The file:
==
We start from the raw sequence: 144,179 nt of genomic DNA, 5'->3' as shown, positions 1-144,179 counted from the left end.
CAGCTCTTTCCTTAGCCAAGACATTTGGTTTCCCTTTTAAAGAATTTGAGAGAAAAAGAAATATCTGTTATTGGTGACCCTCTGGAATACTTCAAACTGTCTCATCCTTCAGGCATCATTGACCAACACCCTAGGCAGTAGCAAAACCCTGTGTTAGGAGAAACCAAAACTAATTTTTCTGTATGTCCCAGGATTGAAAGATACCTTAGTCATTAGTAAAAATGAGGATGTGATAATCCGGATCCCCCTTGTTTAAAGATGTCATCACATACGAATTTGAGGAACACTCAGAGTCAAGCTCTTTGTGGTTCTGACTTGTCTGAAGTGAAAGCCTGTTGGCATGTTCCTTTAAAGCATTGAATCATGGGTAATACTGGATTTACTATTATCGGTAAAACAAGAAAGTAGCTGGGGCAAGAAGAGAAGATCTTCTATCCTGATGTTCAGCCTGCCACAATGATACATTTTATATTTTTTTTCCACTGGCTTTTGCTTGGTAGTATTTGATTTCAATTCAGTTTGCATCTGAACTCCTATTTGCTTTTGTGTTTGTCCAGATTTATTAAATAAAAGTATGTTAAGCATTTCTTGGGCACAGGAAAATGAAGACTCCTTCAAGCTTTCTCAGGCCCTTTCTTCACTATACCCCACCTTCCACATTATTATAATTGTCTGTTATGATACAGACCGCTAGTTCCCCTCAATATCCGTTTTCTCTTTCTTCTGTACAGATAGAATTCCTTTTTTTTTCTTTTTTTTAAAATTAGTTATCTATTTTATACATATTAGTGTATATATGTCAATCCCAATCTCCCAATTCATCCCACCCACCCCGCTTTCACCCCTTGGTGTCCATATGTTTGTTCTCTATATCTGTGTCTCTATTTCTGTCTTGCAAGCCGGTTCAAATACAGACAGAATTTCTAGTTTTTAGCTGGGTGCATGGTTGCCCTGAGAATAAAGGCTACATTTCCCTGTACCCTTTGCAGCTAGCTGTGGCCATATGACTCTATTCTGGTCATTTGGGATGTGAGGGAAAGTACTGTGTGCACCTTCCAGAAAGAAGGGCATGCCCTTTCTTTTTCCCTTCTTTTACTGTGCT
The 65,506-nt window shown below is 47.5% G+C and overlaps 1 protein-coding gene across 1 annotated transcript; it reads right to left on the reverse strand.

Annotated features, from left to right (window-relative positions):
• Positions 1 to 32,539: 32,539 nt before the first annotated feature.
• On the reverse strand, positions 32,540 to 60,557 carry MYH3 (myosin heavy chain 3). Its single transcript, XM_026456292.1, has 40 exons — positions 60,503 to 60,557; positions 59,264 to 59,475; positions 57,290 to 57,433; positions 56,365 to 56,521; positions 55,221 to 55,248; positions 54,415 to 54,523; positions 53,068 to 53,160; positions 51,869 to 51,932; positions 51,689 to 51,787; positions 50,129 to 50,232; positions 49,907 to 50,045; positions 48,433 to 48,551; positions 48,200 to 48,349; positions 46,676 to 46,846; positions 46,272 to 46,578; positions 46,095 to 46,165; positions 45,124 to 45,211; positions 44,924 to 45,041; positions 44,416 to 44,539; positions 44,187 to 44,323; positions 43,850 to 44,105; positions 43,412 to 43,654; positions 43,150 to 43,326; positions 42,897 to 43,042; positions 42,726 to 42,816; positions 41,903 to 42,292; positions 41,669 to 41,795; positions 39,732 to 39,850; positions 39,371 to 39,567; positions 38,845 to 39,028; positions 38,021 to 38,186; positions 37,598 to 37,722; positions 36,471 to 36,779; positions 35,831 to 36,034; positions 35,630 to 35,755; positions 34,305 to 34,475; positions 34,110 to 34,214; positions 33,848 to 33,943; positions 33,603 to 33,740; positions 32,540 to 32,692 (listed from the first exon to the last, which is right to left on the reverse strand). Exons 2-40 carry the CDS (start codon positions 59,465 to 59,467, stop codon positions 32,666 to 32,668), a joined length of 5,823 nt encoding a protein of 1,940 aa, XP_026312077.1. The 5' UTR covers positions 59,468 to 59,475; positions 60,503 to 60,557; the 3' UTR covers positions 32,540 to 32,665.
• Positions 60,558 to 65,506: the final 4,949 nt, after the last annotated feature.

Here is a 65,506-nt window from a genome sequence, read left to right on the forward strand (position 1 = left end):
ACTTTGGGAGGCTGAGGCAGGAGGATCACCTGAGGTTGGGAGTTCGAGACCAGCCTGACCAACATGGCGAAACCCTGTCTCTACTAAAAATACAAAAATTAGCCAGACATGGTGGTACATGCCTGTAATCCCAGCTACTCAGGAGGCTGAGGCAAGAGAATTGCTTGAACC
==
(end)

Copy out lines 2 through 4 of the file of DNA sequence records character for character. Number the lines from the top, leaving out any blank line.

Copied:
CAGCTCTTTCCTTAGCCAAGACATTTGGTTTCCCTTTTAAAGAATTTGAGAGAAAAAGAAATATCTGTTATTGGTGACCCTCTGGAATACTTCAAACTGTCTCATCCTTCAGGCATCATTGACCAACACCCTAGGCAGTAGCAAAACCCTGTGTTAGGAGAAACCAAAACTAATTTTTCTGTATGTCCCAGGATTGAAAGATACCTTAGTCATTAGTAAAAATGAGGATGTGATAATCCGGATCCCCCTTGTTTAAAGATGTCATCACATACGAATTTGAGGAACACTCAGAGTCAAGCTCTTTGTGGTTCTGACTTGTCTGAAGTGAAAGCCTGTTGGCATGTTCCTTTAAAGCATTGAATCATGGGTAATACTGGATTTACTATTATCGGTAAAACAAGAAAGTAGCTGGGGCAAGAAGAGAAGATCTTCTATCCTGATGTTCAGCCTGCCACAATGATACATTTTATATTTTTTTTCCACTGGCTTTTGCTTGGTAGTATTTGATTTCAATTCAGTTTGCATCTGAACTCCTATTTGCTTTTGTGTTTGTCCAGATTTATTAAATAAAAGTATGTTAAGCATTTCTTGGGCACAGGAAAATGAAGACTCCTTCAAGCTTTCTCAGGCCCTTTCTTCACTATACCCCACCTTCCACATTATTATAATTGTCTGTTATGATACAGACCGCTAGTTCCCCTCAATATCCGTTTTCTCTTTCTTCTGTACAGATAGAATTCCTTTTTTTTTCTTTTTTTTAAAATTAGTTATCTATTTTATACATATTAGTGTATATATGTCAATCCCAATCTCCCAATTCATCCCACCCACCCCGCTTTCACCCCTTGGTGTCCATATGTTTGTTCTCTATATCTGTGTCTCTATTTCTGTCTTGCAAGCCGGTTCAAATACAGACAGAATTTCTAGTTTTTAGCTGGGTGCATGGTTGCCCTGAGAATAAAGGCTACATTTCCCTGTACCCTTTGCAGCTAGCTGTGGCCATATGACTCTATTCTGGTCATTTGGGATGTGAGGGAAAGTACTGTGTGCACCTTCCAGAAAGAAGGGCATGCCCTTTCTTTTTCCCTTCTTTTACTGTGCT
The 65,506-nt window shown below is 47.5% G+C and overlaps 1 protein-coding gene across 1 annotated transcript; it reads right to left on the reverse strand.

Annotated features, from left to right (window-relative positions):